“Hey Mathabo. Wake up! It’s time to go to school. I want to see your principal before I go to work. I don’t want them to think that I’m not supporting you as a parent. Tsoga!” her mother shouted, early next morning.
Mathabo’s head was thumping. She felt nauseous and wanted nothing but to sleep, but her mother pulled off her blankets.
“Mama! No!” she complained, trying to grab the bedding, without success.
“Don’t ‘Mama’ me. Wake up! Or else I’ll go to the kitchen and when I come back, you’ll regret it girl. I’ll pour cold water over you.”
Mathabo sat up and yawned.
“Sis! You smell of alcohol. What kind of a child are you, wena ngwana towe mara?” her mother continued, covering her nose. She hadn’t heard her daughter coming back last night, because of her deep, exhausted sleep.
Mathabo sauntered out of the room to the bathroom, oblivious to her mother’s insults. For some reason, she felt like her mother was responsible for this, her drinking. If she had not let another woman steal her father, they would still be living together as a family, she justified to herself, busy running the water.
She thought she’d feel better after taking a bath, but no, she felt worse. It was as if there was a big, hot stone blocking her throat. She tried to drink water but it came back up.
“Stop wasting my time! Let’s go! Stupid girl! How can you drink alcohol when you know what it did to your father? It turned him into a useless man. You saw him, mos. You were old enough to understand everything,” her mother shouted, banging at the bathroom door. “Etšwa! Get out! Let’s go!”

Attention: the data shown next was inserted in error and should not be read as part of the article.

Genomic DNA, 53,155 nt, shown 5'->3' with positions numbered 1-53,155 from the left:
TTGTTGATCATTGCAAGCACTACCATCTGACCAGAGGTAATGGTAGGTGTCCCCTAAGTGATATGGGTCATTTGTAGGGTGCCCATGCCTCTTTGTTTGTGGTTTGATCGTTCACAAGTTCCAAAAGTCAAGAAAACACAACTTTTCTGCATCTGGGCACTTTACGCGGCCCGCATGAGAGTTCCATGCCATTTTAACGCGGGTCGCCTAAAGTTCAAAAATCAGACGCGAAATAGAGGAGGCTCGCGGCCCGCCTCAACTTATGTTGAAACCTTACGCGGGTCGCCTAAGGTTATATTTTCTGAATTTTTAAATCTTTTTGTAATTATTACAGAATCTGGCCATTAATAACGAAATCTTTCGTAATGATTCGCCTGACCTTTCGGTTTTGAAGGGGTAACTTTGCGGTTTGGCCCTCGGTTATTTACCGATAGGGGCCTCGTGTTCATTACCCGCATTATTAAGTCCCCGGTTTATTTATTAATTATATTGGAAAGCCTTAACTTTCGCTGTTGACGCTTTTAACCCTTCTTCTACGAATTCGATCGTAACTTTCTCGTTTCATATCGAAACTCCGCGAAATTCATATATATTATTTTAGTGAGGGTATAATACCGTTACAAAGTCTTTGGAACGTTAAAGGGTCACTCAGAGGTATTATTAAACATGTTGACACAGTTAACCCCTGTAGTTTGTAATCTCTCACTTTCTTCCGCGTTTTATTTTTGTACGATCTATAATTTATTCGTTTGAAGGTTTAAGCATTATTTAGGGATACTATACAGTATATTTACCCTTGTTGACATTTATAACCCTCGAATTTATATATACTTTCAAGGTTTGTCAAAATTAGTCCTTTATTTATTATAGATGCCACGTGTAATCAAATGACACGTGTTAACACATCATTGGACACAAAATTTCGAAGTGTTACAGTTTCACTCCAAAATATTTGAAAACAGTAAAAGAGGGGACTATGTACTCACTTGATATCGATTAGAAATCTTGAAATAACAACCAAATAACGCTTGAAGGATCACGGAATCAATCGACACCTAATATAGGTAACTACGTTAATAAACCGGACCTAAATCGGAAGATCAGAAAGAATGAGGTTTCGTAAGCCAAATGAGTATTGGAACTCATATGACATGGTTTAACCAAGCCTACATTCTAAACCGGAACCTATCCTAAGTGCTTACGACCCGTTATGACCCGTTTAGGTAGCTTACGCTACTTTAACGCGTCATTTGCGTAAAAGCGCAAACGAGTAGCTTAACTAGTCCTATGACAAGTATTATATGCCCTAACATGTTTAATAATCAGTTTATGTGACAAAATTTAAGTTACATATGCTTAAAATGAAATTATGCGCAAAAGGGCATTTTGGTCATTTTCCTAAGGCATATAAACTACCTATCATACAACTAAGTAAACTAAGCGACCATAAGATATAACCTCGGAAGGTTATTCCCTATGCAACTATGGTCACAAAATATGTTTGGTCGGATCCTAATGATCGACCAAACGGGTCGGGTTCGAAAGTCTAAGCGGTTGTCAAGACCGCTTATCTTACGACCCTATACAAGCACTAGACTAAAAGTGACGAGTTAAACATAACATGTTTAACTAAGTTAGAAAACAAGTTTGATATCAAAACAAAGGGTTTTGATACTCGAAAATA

They arrived at school and Mathabo’s heart pounded as the Principal called them in, greeted and went straight to the matter: “I’ve called you here because of your daughter’s behaviour, Mrs Melato.”
“This child. What has she done now?” Her mother’s face was painted with disappointment.
“On Friday she was cheeky and nearly fought with her teacher, then sneaked out of the school. Let me call Mr Lebone so that he can explain,” she said, busy dialling the number.
Mrs Melato started sobbing, pulling Mathabo’s ear. “Why do you disrespect teachers, wena? Do you want to fail again? Stupid fool! I can’t believe you lied to me. Do you call this ‘nothing serious’? Don’t you know that you can get expelled?” Her mother did not stop while the Principal spoke on the phone. “How could you do this when you see my suffering? I thought you will finish school and help me get out of this life that your father created for me. But here you are, wasting your future. Why Mathabo? Tell me why!” she cried, wiping her the tears away.
Soon there was a knock at the door and Mr Lebone entered. He confirmed what the Principal said, and both Mrs Melato and the principal forced Mathabo to apologise. Seeing the pain and shame in her mother’s eyes, Mathabo felt remorse – despite Mr Lebone insulting her in class about her private family matter.
She promised that she would once again take her school work seriously. She could see the love in her mother’s eyes, realised that she wanted nothing but good things for her. She couldn’t continue hurting her like that.
From now on, I’ll focus on school work. I know I can do better even, while Peter is still in my life, she vowed silently.
Peter. That name reminded her of something. Fear struck her heart immediately. What if she was pregnant? Would her mother ever forgive her a big mistake again, she wondered, trembling.
Tell us what you think: Is Mathabo being fair blaming her mother for ‘letting her father go’, and now for her own drinking? Why did he go?